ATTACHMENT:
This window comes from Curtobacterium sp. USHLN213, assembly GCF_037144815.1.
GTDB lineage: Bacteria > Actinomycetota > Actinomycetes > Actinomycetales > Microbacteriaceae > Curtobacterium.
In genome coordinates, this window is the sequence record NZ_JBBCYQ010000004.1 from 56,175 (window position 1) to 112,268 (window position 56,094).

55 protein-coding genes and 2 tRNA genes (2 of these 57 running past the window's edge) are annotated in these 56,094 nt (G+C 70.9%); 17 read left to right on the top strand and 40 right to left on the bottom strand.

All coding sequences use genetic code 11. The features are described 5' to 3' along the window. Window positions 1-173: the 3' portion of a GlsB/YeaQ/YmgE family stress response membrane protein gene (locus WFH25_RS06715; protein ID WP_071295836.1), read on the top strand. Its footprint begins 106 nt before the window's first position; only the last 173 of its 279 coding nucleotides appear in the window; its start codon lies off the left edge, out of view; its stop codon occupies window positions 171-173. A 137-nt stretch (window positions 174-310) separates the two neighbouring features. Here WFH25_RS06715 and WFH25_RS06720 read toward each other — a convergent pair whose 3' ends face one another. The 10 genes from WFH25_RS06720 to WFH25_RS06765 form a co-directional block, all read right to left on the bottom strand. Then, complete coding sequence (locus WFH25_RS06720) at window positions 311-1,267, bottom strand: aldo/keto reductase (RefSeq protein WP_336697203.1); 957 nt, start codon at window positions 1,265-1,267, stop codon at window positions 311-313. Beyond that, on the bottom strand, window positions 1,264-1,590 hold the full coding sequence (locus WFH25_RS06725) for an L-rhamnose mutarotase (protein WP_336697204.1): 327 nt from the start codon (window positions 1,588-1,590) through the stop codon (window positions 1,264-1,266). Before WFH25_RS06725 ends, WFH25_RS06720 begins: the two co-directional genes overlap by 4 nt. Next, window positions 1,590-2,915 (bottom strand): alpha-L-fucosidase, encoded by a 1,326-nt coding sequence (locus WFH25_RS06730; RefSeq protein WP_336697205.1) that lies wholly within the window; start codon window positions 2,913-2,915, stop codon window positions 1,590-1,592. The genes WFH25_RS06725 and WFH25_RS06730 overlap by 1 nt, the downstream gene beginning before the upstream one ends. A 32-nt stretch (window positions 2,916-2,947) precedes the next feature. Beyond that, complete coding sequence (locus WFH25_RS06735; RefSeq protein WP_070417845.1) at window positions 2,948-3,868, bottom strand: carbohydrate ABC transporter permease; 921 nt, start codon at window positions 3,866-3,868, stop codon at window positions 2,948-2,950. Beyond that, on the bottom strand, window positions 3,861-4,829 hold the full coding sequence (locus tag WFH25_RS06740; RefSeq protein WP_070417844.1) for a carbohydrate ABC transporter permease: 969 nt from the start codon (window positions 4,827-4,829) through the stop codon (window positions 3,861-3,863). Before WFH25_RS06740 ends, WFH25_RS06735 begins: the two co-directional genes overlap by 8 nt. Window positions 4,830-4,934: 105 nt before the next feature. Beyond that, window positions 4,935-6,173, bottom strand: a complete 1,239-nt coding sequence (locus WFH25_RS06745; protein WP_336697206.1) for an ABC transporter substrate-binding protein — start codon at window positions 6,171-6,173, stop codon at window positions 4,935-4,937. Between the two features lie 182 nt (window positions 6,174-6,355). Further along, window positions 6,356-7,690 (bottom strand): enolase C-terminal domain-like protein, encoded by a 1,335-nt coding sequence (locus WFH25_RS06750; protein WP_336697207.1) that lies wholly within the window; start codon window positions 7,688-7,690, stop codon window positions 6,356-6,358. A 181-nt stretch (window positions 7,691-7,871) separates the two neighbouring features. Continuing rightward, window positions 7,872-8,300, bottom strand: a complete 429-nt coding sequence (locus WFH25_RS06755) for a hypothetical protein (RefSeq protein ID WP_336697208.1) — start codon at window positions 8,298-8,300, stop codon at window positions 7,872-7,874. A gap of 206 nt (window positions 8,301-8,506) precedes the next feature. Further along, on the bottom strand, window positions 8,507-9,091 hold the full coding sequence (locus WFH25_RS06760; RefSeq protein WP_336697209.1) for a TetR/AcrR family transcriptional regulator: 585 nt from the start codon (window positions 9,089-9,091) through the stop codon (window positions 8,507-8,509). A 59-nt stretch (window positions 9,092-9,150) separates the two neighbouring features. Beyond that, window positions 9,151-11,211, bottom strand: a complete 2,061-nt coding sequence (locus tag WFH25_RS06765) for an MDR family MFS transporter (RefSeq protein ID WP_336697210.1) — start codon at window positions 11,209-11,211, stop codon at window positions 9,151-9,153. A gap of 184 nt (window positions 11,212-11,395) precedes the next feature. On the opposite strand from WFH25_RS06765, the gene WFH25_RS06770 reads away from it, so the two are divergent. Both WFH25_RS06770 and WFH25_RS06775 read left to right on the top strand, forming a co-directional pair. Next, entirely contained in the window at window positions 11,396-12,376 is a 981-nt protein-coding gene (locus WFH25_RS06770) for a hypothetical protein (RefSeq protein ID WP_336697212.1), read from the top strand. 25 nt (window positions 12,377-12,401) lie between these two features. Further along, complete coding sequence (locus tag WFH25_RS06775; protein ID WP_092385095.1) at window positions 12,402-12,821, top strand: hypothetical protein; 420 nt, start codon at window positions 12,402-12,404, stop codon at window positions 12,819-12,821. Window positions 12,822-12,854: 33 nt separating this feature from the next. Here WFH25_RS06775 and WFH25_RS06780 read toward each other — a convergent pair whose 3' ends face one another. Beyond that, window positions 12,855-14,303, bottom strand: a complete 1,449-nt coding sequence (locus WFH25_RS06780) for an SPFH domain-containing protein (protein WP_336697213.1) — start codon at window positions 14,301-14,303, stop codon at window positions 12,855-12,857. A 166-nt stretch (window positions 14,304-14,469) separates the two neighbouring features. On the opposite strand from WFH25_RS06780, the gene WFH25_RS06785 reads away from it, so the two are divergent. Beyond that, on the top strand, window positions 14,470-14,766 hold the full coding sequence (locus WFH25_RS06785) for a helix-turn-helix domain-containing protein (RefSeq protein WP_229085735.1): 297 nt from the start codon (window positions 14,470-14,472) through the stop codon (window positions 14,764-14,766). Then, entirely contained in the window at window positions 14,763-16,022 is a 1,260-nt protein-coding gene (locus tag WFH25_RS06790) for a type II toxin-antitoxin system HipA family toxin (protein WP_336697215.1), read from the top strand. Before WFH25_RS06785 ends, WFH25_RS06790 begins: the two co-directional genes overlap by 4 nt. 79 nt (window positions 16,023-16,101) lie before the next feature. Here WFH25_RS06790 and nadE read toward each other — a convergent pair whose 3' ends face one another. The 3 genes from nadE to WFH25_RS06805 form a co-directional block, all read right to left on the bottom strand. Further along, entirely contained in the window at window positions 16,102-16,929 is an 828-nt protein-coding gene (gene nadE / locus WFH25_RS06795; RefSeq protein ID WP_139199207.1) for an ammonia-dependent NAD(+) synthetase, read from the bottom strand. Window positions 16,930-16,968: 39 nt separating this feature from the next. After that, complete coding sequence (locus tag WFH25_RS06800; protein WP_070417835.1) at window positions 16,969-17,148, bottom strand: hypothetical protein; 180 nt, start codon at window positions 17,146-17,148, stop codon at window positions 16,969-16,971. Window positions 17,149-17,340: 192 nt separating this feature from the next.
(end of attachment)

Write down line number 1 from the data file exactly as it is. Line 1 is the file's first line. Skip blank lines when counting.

This window comes from Curtobacterium sp. USHLN213, assembly GCF_037144815.1.